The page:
Low Mood & Depression
Everyone has ups and downs.
Sometimes you might feel a bit low, for lots of different reasons. People may say that they are feeling depressed when they are feeling down, but this does not always mean that they have depression.
Depression is a long-lasting low mood disorder. Depression is when you feel persistently sad for weeks or months, rather than just a few days. It affects your ability to do everyday things, feel pleasure or take interest in activities.
On this page you’ll find more information, tips and links to help you understand and find support and resources to help you. You can also find more support in the Directory
Depression can make you lack motivation and feel physically unwell. It may be easier to avoid activities than to tackle them. You may then feel guilty and start to get angry with yourself. This in turn can cause lack of self-esteem and make you feel even more depressed. Understanding how depression affects your thinking can help you break this vicious cycle.
Depression can affect your mind and you might feel:
Depression can affect you physically and symptoms may include;
- tiredness and lack of energy
- moving or speaking more slowly
- sleep problems: finding it hard to get to sleep or waking up very early
- changes in your weight or appetite
- no sex drive and/or sexual problems
- unexplained aches and pains.
You might behave differently. You may:
- avoid other people, even your close friends
- find it hard to function at work, college or school
- find it difficult to make decisions or think clearly
- be unable to concentrate or remember things.
When you are depressed, your image of yourself may suffer. You may feel you are worthless, lazy or unattractive. You may feel more sensitive about what other people think of you and imagine that you have become less popular among your friends.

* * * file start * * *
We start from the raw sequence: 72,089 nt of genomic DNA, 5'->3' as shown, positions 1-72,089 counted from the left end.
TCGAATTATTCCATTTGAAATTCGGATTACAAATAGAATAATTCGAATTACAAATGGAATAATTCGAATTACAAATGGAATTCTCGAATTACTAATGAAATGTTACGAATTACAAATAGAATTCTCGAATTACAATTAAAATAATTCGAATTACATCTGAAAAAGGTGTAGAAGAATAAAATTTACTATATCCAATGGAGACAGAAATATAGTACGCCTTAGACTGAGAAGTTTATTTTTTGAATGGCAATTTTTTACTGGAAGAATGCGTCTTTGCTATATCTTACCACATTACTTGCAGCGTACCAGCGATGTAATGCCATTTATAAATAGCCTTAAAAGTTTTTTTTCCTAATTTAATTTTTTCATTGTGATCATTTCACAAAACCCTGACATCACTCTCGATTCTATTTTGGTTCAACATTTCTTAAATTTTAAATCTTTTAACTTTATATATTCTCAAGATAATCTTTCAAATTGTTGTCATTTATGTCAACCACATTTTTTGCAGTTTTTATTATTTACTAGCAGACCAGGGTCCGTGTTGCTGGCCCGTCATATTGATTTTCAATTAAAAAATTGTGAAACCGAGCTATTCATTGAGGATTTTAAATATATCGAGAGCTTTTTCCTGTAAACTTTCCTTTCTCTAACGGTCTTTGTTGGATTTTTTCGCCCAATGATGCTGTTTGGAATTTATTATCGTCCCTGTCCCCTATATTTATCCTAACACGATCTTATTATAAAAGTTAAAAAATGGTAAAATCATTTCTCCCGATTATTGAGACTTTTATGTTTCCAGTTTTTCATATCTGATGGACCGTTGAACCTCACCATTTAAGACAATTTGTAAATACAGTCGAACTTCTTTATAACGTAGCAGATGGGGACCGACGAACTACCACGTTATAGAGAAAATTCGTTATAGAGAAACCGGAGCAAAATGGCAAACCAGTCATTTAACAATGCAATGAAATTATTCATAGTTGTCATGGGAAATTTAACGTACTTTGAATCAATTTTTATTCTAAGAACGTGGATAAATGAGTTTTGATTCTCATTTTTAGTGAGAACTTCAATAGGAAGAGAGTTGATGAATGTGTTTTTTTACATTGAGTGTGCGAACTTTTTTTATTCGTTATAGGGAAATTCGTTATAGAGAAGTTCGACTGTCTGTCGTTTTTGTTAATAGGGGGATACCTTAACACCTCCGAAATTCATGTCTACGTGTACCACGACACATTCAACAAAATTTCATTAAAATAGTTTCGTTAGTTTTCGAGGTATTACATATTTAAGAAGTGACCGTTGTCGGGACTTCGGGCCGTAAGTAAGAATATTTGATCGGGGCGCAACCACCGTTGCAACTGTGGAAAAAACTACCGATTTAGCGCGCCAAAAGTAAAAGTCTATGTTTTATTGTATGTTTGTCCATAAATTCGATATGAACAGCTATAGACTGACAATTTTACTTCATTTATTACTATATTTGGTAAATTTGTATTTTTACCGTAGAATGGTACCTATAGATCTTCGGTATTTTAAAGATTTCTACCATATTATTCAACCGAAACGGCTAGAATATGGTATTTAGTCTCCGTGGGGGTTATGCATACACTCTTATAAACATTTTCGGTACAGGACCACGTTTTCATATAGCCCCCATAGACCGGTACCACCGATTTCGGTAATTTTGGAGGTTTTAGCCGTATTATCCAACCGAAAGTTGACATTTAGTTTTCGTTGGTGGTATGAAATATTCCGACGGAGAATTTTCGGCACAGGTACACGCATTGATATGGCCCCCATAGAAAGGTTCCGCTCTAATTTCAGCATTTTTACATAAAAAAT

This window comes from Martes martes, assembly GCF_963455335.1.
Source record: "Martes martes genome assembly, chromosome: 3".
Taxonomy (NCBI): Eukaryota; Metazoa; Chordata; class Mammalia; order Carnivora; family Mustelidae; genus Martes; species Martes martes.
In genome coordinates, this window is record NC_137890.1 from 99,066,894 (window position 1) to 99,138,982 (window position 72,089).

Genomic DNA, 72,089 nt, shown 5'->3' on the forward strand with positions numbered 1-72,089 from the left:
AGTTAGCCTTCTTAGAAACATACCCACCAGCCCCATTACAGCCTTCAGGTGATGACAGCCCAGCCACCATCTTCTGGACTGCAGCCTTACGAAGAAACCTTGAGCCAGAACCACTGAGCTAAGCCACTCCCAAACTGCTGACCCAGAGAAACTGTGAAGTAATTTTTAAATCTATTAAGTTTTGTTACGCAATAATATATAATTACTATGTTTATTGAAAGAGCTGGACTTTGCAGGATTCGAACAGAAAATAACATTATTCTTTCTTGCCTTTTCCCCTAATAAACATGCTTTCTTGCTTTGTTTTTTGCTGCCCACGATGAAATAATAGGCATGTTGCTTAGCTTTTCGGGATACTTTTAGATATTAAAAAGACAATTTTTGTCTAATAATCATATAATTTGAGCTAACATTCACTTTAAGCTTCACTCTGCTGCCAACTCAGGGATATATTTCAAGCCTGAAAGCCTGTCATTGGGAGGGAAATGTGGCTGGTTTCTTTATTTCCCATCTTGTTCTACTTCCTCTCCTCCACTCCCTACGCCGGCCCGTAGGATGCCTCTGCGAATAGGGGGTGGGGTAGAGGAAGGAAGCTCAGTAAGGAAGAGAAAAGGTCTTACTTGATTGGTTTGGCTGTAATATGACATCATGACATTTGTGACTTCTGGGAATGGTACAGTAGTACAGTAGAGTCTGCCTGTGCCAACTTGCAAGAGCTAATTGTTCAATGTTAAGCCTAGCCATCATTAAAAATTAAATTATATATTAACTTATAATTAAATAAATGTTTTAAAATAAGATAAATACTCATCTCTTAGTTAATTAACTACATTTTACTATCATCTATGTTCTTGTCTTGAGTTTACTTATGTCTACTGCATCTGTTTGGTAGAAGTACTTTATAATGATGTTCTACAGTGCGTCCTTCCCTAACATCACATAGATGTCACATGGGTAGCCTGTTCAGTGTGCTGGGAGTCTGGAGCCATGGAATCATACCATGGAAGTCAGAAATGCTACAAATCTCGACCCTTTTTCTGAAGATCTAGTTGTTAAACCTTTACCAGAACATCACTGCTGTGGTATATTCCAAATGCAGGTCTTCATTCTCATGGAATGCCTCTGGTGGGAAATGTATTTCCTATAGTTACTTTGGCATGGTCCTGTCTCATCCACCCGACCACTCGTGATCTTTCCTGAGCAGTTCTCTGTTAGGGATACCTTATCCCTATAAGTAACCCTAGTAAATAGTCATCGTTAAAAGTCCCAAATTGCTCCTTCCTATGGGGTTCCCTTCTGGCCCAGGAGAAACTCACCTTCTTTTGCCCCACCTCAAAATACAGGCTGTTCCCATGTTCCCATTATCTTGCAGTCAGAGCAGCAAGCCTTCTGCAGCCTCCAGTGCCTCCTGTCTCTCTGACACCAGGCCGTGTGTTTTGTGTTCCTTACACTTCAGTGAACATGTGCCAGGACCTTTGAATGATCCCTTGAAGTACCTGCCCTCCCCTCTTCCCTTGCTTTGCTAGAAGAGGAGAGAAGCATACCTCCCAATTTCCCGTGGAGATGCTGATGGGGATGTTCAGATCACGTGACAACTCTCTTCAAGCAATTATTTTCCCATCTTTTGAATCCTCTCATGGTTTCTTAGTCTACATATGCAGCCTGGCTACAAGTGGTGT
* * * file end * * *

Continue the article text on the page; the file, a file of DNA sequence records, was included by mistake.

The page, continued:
This means jumping to the worst conclusion. If a family member is late, you immediately picture them being rushed to hospital in an ambulance. Or if you haven’t heard from a friend for a few days, you assume you’ve said something to upset them.
This means drawing wide conclusions from one small detail. If someone spoke sharply to you at work, you may think: ‘All my colleagues hate me.’ Or if you run out of milk, you may think: ‘I’m a total disaster and useless at organising my life.’
This means over-exaggerating setbacks whilst ignoring all the good things in your life. For example, you may focus on a negative comment someone has made at work, whilst taking no notice of the praise other colleagues have given you. Or you may criticise yourself for not achieving everything on your list of tasks but ignore all the things you did manage to do.
This means blaming yourself for no good reason. For example, if a co-worker is off-hand with you, you immediately wonder what you have done wrong. It may be that the other person has just had a bad day or is preoccupied.
A neighbour who normally stops in the street for a chat passes by with just a wave. You immediately think: ‘I must have upset her last time we spoke.’ In reality, she may just be late for an appointment. You may be convinced that things are not going to go well at an interview and think: ‘I know they won’t offer me the job, so I won’t bother going.’
Don’t beat yourself up if any of the thinking patterns above look familiar to you. Celebrate the fact that you are beginning to recognise them in yourself. You will now be in a position to stop them from affecting your mood.
Whatever it is that has upset you, sort it out into three parts:
- What happened?
- What did I think?
- What did I feel?
By using mindfulness techniques you can find a way of getting ‘in tune’ with how your thoughts and body are feeling. It can be used to help manage anxiety. In a nutshell it involves focusing on what is happening in the present and not being distracted by the past or the future which can help you become more resilient when feeling down in the future, bouncing back sooner and being more able to face difficult circumstances.